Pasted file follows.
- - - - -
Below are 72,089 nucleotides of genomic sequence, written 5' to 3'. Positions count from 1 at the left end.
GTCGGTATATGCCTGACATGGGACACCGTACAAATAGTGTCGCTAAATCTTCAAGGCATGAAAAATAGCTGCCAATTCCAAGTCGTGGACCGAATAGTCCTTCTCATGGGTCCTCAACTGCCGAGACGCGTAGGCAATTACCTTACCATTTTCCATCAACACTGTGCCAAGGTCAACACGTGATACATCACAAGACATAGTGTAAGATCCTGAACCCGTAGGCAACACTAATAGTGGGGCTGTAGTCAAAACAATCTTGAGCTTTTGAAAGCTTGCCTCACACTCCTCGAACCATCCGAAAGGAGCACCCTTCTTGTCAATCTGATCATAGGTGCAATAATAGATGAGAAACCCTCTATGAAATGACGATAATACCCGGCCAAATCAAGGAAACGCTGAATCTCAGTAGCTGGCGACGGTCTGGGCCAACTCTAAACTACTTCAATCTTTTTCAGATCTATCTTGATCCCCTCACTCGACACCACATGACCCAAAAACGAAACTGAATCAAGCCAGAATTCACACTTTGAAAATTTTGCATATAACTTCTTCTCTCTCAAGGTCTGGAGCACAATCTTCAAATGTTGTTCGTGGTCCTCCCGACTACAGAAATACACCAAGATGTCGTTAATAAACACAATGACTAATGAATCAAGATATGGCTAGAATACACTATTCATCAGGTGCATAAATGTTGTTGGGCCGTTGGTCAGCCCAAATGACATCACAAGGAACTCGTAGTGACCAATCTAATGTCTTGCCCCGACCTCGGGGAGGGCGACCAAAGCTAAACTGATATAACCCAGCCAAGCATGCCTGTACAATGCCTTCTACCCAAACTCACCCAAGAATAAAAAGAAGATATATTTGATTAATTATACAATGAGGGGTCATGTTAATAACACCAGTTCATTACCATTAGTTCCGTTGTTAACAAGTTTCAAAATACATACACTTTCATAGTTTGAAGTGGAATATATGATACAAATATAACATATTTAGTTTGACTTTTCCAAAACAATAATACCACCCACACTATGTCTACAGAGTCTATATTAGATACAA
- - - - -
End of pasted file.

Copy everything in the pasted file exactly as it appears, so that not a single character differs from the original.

Below are 72,089 nucleotides of genomic sequence, written 5' to 3'. Positions count from 1 at the left end.
GTCGGTATATGCCTGACATGGGACACCGTACAAATAGTGTCGCTAAATCTTCAAGGCATGAAAAATAGCTGCCAATTCCAAGTCGTGGACCGAATAGTCCTTCTCATGGGTCCTCAACTGCCGAGACGCGTAGGCAATTACCTTACCATTTTCCATCAACACTGTGCCAAGGTCAACACGTGATACATCACAAGACATAGTGTAAGATCCTGAACCCGTAGGCAACACTAATAGTGGGGCTGTAGTCAAAACAATCTTGAGCTTTTGAAAGCTTGCCTCACACTCCTCGAACCATCCGAAAGGAGCACCCTTCTTGTCAATCTGATCATAGGTGCAATAATAGATGAGAAACCCTCTATGAAATGACGATAATACCCGGCCAAATCAAGGAAACGCTGAATCTCAGTAGCTGGCGACGGTCTGGGCCAACTCTAAACTACTTCAATCTTTTTCAGATCTATCTTGATCCCCTCACTCGACACCACATGACCCAAAAACGAAACTGAATCAAGCCAGAATTCACACTTTGAAAATTTTGCATATAACTTCTTCTCTCTCAAGGTCTGGAGCACAATCTTCAAATGTTGTTCGTGGTCCTCCCGACTACAGAAATACACCAAGATGTCGTTAATAAACACAATGACTAATGAATCAAGATATGGCTAGAATACACTATTCATCAGGTGCATAAATGTTGTTGGGCCGTTGGTCAGCCCAAATGACATCACAAGGAACTCGTAGTGACCAATCTAATGTCTTGCCCCGACCTCGGGGAGGGCGACCAAAGCTAAACTGATATAACCCAGCCAAGCATGCCTGTACAATGCCTTCTACCCAAACTCACCCAAGAATAAAAAGAAGATATATTTGATTAATTATACAATGAGGGGTCATGTTAATAACACCAGTTCATTACCATTAGTTCCGTTGTTAACAAGTTTCAAAATACATACACTTTCATAGTTTGAAGTGGAATATATGATACAAATATAACATATTTAGTTTGACTTTTCCAAAACAATAATACCACCCACACTATGTCTACAGAGTCTATATTAGATACAA